You will find below an article written by R.C. Sproul Jr. (found at http://www.ligonier.org/) about the wisdom of Christians using Facebook. I personally am not a Facebook user and, frankly, it is for some of the reasons listed below. But, as you know, I do write a blog. I think the questions below can just as easily be applied to the use of a blog and many other forms of technology in this modern world we live in. No one escapes this examination. This is a thought-provoking article. It asks a lot of questions with the desire that we examine ourselves in this area. At the end of the article, the author states his purpose as calling us to be deliberate in our Christian walk (intentional in what we do and say). I support that premise, so I wanted to post this article for your consideration.
Should Christians be on Facebook? What about all the privacy issues that are in the news these days?
I sometimes wonder if the devil doesn’t take great pleasure in irony, in watching us turn ourselves inside out while missing the point. While I am on Facebook, and therefore at least hold to a tentative conviction that such is allowable for Christians, there are any number of reasons to raise concerns over it. Privacy and the lack thereof, however, would likely be the last one I would raise. With Facebook’s very public and controversial announcement of its change in policy with respect to privacy, that, however, is what has many Christians concerned. How, I wonder, can a person take a technology that exists to say to the watching world, “Here I am. Come see about me” complain that the world is coming to see about them? Anyone who wishes more privacy can find such easily enough. Don’t use Facebook. If you already do, stop. We are in a moral uproar for all the wrong reasons. We are aghast at the owners of Facebook for daring to change their policy (which, remember, the original policy held out as at their discretion) rather than being appalled at ourselves for implicitly breaking the 8th Commandment. We think because we are a user of Facebook that such makes us an owner of Facebook, and so demand this and demand that from the real owners.
That said, here are some very real concerns I have about Facebook. First, has it become a god to us? When God commands that we have no other god’s before Him He doesn’t mean ranked higher than Him, but rather He means in His presence. If Facebook is too needful for you, you may need to stop. Second, has it become a graven image? Have you confused its reality with real reality? Do you really think you have 200 friends? Third, have you taken the Lord’s name in vain? That is, have you, in weaker moments, put a bad face publicly on your Christian witness? Are you laughing at your old sins with that old buddy from college or high school?
Fourth, is Facebook giving me the peace of the Lord, or agitating me? (And please note the very real difference between that peace that passes understanding and that “peace” we receive when we feed a habit, when we get a fix.) Am I jumpy when I don’t get to log on? Am I more keyed up after I’ve logged off? Fifth, am I honoring those in authority over me? Wives, are you failing to honor your husbands because you’re too busy reading about your friends? Children, are you failing to honor your parents because you’re too busy sending flair?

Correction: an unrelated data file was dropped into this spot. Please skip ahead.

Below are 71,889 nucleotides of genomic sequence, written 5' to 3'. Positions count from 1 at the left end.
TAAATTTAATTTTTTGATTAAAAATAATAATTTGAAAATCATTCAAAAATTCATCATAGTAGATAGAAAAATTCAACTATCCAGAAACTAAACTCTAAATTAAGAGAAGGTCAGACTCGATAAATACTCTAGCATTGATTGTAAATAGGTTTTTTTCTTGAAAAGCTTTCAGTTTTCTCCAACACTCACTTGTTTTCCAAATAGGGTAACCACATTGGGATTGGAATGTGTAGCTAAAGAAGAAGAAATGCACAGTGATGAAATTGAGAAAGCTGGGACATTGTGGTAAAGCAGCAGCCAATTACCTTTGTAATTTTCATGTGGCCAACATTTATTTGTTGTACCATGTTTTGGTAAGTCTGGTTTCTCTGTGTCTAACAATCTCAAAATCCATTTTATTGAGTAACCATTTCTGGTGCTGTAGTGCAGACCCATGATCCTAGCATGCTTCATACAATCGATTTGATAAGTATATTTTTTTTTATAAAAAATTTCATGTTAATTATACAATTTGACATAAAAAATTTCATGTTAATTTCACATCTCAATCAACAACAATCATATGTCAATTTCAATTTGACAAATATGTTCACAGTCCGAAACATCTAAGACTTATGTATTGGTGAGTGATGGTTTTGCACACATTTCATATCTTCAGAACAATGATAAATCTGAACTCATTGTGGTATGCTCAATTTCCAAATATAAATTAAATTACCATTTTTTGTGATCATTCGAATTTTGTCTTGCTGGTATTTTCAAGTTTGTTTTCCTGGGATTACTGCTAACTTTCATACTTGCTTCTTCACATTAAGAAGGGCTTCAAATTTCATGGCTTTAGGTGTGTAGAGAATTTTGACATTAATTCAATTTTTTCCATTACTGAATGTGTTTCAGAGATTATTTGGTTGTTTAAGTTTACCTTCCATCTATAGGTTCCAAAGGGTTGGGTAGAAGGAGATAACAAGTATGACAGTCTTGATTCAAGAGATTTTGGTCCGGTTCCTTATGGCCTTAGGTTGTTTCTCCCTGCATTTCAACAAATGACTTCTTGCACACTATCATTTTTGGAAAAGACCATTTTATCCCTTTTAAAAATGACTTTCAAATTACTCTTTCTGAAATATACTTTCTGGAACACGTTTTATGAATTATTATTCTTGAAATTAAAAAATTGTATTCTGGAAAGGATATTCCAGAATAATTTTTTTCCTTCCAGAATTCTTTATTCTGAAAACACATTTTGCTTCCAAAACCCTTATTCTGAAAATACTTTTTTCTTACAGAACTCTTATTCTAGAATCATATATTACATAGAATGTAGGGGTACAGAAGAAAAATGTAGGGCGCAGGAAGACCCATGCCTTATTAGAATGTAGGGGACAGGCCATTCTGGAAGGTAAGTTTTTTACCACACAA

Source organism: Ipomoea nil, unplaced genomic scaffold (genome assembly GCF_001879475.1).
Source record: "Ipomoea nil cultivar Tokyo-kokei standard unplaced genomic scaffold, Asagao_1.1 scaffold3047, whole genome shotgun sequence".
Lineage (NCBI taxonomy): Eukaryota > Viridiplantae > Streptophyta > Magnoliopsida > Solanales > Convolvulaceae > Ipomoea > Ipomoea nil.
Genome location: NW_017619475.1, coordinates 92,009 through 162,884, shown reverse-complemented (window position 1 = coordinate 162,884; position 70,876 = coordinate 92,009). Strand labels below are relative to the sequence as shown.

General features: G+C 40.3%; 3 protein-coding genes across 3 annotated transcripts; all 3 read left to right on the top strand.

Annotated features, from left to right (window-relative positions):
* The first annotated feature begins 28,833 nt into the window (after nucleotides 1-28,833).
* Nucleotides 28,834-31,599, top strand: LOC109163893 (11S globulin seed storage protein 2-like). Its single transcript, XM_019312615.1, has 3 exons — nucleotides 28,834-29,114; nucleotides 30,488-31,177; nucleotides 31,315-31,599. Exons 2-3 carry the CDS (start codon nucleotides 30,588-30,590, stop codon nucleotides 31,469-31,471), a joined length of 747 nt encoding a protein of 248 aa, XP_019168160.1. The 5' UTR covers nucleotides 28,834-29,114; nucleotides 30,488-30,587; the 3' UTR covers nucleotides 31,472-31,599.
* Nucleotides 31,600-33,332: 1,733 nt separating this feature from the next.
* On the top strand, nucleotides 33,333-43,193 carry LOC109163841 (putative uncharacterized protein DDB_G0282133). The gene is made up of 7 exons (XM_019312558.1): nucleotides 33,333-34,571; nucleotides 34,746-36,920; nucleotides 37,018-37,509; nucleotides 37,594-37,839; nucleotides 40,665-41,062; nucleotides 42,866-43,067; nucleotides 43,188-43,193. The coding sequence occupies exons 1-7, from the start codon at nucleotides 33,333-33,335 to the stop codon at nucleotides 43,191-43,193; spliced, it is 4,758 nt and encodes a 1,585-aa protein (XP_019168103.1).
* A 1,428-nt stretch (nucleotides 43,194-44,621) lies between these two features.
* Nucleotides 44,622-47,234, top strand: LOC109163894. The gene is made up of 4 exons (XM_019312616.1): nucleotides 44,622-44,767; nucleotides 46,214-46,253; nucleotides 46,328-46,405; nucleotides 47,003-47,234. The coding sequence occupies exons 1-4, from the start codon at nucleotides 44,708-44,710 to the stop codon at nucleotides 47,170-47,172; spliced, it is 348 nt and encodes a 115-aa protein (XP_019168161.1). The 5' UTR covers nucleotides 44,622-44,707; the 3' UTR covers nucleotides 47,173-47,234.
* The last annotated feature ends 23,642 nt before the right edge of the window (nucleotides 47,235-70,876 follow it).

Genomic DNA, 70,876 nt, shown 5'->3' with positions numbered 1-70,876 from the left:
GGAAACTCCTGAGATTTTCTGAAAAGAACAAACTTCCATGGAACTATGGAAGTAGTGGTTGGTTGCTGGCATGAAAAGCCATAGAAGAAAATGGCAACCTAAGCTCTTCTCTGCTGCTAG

Sixth, is this technology honoring to life? The cyberworld can be a barren wasteland, not because it is filled with pornography and gambling, but because it isn’t real, because it is Gnostic. Seventh, are you loving your spouse on Facebook? Is the rush of nostalgia from finding long lost friends encouraging you to be dissatisfied? Are you secretly looking for that old girlfriend? Are you already caught up in adultery simply by wishing you could be sixteen again? Or do you not know that Facebook can all too easily devolve into relational pornography? The allure of porn is that you think you can have the joys of the sexual union without having to have a real relationship with a real person. The allure of Facebook is much the same. Eighth, are you stealing from your employer by not giving a full days work because you are moonlighting at Farmville, or as a Mafia Don? Or, simply because you are spending your hours at work at play?
Ninth, are you lying? That is, is the you you present on Facebook the real you? This technology has an insidious capacity to both hide reality and fool us into thinking we are both showing and seeing it. Why are our updates all about our victories- I just made cookies for the family; My son just hit the game winning home run; rather than our failures- I just shouted at my little girl; I left my computer on the airplane and it’s gone? Keep a particularly close eye on this one. And tenth, is Facebook encouraging contentment or resentment? Are you coveting your neighbor’s friend count? Are you jealous of how many “likes” there are for his posts compared to yours? And are you content with the real life you are shutting out while hunched over your keyboard?
Please don’t misunderstand this little thought experiment. I suspect we could walk through the Ten Commandments in light of our church, and find many of the same temptations. That doesn’t mean you should stay away from church. It does mean we ought to be deliberate enough to know what we are doing, and why we are doing it. And deliberate begins by affirming that our own hearts are not just desperately wicked, but deceitful as well. We don’t need to protect our privacy. We need instead to expose our sins to the light, the light of Scripture that we might repent and believe, that His face might shine upon us.
R.C. Sproul Jr.
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